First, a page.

Mexican Methodists Challenge Arizona Immigration Law
by Elliott Wright
New York, NY, July 21, 2010--The Methodist Church of Mexico is deeply concerned about immigration policy in its own country and the United States, and it especially questions the soundness of the new Arizona law that criminalizes undocumented people in that state.
A far-reaching resolution on immigration was adopted by the church's General Conference, meeting in late May in Saltillo, Coahuila State. Copies of the document in both Spanish and English have now been distributed widely through United Methodist links in the United States and beyond.
The resolution states that fewer people would need to look for work in the US if Latin American countries, including Mexico, generated more well-paying jobs. It calls upon Mexican Methodists to do more to "struggle against discriminatory practices that are performed against migrants who come to Mexico."
Most of the resolution's focus is on Arizona Law SB 1070, a controversial measure that authorizes the state to enforce federal immigration statutes. The Arizona law is under legal challenge on several fronts, including a suit by the US Department of Justice, with the backing of the White House.
The Mexican church measure asks for the repeal of the law. It urges the US to enact immigrant reform that is "fair, humane, and comprehensive," repeating a request also made by the 2008 United Methodist General Conference. It points to the important role immigrants--documented and undocumented--play in US economics. The measure also took a look back at the history of Arizona and the positive role persons of Mexican descent have played there.
"Until about 200 years ago, Arizona was part of the territory of Mexico," the statement says. "The Mexicans who remained there after the annexation, and other Latin Americans who now work there, have helped to strengthen the economy."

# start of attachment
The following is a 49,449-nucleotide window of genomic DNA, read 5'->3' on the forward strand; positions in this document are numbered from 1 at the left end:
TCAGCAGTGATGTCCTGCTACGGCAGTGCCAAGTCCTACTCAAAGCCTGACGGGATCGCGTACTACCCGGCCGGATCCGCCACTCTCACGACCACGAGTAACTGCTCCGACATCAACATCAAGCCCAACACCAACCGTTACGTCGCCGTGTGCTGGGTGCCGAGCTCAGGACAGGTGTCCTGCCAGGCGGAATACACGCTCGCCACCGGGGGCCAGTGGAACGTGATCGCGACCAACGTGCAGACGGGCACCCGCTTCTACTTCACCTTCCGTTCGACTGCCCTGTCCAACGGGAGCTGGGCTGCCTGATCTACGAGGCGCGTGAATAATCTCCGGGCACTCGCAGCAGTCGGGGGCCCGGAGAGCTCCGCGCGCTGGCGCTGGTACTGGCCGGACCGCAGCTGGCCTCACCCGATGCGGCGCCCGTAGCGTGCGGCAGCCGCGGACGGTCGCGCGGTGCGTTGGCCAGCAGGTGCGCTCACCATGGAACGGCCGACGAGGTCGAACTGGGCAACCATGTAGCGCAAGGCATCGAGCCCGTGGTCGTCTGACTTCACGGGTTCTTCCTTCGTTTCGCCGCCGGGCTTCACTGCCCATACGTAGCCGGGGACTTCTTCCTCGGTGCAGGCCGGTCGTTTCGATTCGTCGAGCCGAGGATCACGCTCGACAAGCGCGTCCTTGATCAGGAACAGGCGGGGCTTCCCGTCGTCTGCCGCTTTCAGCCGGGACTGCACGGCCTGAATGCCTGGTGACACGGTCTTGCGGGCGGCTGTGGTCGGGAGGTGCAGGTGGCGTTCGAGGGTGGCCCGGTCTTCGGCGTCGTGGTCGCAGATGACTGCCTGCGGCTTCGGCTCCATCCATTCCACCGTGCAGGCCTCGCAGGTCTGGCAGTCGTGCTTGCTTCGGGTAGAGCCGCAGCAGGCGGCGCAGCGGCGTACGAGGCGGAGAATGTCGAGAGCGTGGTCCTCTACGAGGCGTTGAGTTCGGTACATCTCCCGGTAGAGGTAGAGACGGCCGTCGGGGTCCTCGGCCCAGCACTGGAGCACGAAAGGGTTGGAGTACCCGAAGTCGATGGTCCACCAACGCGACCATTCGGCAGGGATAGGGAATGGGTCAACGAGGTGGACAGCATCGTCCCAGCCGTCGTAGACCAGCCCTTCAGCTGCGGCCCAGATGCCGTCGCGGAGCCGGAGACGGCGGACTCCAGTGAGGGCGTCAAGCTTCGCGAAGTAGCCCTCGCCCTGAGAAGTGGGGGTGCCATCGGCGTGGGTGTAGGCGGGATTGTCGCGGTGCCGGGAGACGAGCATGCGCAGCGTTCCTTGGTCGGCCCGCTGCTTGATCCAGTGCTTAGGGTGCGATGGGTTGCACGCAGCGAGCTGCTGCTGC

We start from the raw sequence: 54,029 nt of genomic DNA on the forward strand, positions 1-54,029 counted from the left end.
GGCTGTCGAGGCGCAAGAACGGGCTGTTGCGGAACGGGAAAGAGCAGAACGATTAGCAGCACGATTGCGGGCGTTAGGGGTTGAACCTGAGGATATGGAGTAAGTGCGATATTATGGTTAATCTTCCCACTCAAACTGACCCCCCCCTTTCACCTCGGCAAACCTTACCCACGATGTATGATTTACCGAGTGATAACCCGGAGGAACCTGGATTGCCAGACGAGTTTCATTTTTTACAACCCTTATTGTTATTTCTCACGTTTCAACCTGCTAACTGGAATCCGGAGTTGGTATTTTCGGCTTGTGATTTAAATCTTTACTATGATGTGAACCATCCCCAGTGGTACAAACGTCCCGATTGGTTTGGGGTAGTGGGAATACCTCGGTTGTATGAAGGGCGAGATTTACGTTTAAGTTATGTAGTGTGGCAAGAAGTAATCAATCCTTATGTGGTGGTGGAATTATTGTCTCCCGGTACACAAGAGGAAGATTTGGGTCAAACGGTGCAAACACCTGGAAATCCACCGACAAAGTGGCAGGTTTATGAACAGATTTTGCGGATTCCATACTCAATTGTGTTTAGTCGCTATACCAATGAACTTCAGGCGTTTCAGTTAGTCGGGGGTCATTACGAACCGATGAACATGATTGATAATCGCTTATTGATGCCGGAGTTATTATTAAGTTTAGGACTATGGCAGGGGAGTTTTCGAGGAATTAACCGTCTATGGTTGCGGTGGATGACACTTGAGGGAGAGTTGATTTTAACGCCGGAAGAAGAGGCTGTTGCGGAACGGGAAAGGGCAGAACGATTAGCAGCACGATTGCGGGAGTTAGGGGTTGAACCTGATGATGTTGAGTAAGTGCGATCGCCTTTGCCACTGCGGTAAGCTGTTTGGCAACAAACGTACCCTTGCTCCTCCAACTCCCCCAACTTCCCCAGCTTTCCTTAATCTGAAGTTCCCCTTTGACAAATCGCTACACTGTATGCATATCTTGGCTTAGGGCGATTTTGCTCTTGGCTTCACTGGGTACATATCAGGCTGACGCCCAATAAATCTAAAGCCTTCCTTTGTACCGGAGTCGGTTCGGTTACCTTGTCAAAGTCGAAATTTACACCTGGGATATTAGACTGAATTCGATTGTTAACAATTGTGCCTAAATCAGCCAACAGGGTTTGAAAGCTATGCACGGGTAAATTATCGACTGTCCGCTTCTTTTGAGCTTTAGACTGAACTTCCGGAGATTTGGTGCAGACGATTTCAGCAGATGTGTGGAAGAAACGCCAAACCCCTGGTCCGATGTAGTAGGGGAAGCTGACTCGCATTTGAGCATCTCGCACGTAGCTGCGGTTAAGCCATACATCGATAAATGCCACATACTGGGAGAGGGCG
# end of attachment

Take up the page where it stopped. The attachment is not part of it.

The resolution says:
The small but highly organized Methodist Church of Mexico has taken a special interest throughout the years in the welfare of immigrants from other parts of Latin America and the Caribbean who come into the country. Many of these persons hope to cross into the US but find themselves trapped along the border, unable to enter the US and with no means of returning home.
Another concern expressed by the General Conference is the recent killing of two persons by US Border Patrols near the US-Mexico border: Anastasio Rojas Hernandez and a child of only fourteen, Sergio Adrián Hernández. The first, according to the resolution, occurred as a result of beatings and electric shock and the second by gunshot. The Methodists asked for thorough investigations of both incidents by US and Mexican authorities.
The Methodist Church of Mexico has some 80,000 members and 400 pastors. It traces its roots to mission work in the 1860s. It became autonomous in 1930, and has a presence in almost all of the 31 Mexican states and the Federal District. The church in Mexico has three universities, two theological seminaries, several schools and hospitals, and an extensive network of social ministries.
The general conference meets every four years. The 2010 session was the 21st.
The full text of the resolution is available in Spanish and English:
Spanish (PDF, 3 pp., 177 KB)
English (PDF, 3 pp., 23 KB)
Date posted: Jul 22, 2010